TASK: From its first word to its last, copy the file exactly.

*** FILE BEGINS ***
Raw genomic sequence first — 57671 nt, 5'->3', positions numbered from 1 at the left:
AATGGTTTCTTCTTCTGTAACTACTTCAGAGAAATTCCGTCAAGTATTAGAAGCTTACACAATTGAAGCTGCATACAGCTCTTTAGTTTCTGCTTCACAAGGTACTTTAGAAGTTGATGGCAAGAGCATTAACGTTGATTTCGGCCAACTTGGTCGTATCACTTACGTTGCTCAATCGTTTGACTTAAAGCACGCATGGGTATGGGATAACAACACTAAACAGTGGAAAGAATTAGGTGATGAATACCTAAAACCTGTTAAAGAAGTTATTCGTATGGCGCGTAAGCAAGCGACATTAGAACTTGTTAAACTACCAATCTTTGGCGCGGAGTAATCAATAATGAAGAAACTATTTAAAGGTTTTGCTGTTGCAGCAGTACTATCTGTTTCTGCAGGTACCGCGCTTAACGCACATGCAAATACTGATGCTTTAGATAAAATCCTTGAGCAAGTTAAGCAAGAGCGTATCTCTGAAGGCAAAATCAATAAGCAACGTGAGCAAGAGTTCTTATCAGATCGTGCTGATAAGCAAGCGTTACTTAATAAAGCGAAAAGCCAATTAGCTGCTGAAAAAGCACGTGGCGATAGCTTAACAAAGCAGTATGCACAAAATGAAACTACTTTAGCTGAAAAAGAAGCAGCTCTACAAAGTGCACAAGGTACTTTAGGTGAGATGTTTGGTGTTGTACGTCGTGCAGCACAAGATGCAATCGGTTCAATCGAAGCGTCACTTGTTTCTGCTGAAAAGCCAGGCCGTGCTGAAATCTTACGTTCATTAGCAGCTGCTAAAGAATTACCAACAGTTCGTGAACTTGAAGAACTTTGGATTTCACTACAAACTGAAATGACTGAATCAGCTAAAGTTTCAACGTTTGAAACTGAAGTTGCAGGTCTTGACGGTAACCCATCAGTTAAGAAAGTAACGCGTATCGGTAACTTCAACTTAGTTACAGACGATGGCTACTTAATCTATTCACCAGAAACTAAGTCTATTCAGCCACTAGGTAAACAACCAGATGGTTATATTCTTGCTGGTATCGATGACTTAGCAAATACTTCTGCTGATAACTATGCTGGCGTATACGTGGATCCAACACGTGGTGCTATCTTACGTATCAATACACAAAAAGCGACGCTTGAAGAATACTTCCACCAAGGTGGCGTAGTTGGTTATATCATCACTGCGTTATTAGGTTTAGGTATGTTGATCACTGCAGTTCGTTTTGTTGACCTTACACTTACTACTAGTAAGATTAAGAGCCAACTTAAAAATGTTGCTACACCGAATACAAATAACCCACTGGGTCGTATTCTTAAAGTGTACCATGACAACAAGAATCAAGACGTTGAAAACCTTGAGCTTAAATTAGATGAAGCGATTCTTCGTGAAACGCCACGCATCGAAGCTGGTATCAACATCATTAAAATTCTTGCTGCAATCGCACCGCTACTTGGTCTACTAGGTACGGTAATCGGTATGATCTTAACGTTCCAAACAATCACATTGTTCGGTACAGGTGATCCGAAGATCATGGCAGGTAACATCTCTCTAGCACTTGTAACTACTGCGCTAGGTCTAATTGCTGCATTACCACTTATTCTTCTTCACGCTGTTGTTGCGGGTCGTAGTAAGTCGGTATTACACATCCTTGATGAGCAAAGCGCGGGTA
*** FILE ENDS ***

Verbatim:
Raw genomic sequence first — 57671 nt, 5'->3', positions numbered from 1 at the left:
AATGGTTTCTTCTTCTGTAACTACTTCAGAGAAATTCCGTCAAGTATTAGAAGCTTACACAATTGAAGCTGCATACAGCTCTTTAGTTTCTGCTTCACAAGGTACTTTAGAAGTTGATGGCAAGAGCATTAACGTTGATTTCGGCCAACTTGGTCGTATCACTTACGTTGCTCAATCGTTTGACTTAAAGCACGCATGGGTATGGGATAACAACACTAAACAGTGGAAAGAATTAGGTGATGAATACCTAAAACCTGTTAAAGAAGTTATTCGTATGGCGCGTAAGCAAGCGACATTAGAACTTGTTAAACTACCAATCTTTGGCGCGGAGTAATCAATAATGAAGAAACTATTTAAAGGTTTTGCTGTTGCAGCAGTACTATCTGTTTCTGCAGGTACCGCGCTTAACGCACATGCAAATACTGATGCTTTAGATAAAATCCTTGAGCAAGTTAAGCAAGAGCGTATCTCTGAAGGCAAAATCAATAAGCAACGTGAGCAAGAGTTCTTATCAGATCGTGCTGATAAGCAAGCGTTACTTAATAAAGCGAAAAGCCAATTAGCTGCTGAAAAAGCACGTGGCGATAGCTTAACAAAGCAGTATGCACAAAATGAAACTACTTTAGCTGAAAAAGAAGCAGCTCTACAAAGTGCACAAGGTACTTTAGGTGAGATGTTTGGTGTTGTACGTCGTGCAGCACAAGATGCAATCGGTTCAATCGAAGCGTCACTTGTTTCTGCTGAAAAGCCAGGCCGTGCTGAAATCTTACGTTCATTAGCAGCTGCTAAAGAATTACCAACAGTTCGTGAACTTGAAGAACTTTGGATTTCACTACAAACTGAAATGACTGAATCAGCTAAAGTTTCAACGTTTGAAACTGAAGTTGCAGGTCTTGACGGTAACCCATCAGTTAAGAAAGTAACGCGTATCGGTAACTTCAACTTAGTTACAGACGATGGCTACTTAATCTATTCACCAGAAACTAAGTCTATTCAGCCACTAGGTAAACAACCAGATGGTTATATTCTTGCTGGTATCGATGACTTAGCAAATACTTCTGCTGATAACTATGCTGGCGTATACGTGGATCCAACACGTGGTGCTATCTTACGTATCAATACACAAAAAGCGACGCTTGAAGAATACTTCCACCAAGGTGGCGTAGTTGGTTATATCATCACTGCGTTATTAGGTTTAGGTATGTTGATCACTGCAGTTCGTTTTGTTGACCTTACACTTACTACTAGTAAGATTAAGAGCCAACTTAAAAATGTTGCTACACCGAATACAAATAACCCACTGGGTCGTATTCTTAAAGTGTACCATGACAACAAGAATCAAGACGTTGAAAACCTTGAGCTTAAATTAGATGAAGCGATTCTTCGTGAAACGCCACGCATCGAAGCTGGTATCAACATCATTAAAATTCTTGCTGCAATCGCACCGCTACTTGGTCTACTAGGTACGGTAATCGGTATGATCTTAACGTTCCAAACAATCACATTGTTCGGTACAGGTGATCCGAAGATCATGGCAGGTAACATCTCTCTAGCACTTGTAACTACTGCGCTAGGTCTAATTGCTGCATTACCACTTATTCTTCTTCACGCTGTTGTTGCGGGTCGTAGTAAGTCGGTATTACACATCCTTGATGAGCAAAGCGCGGGTA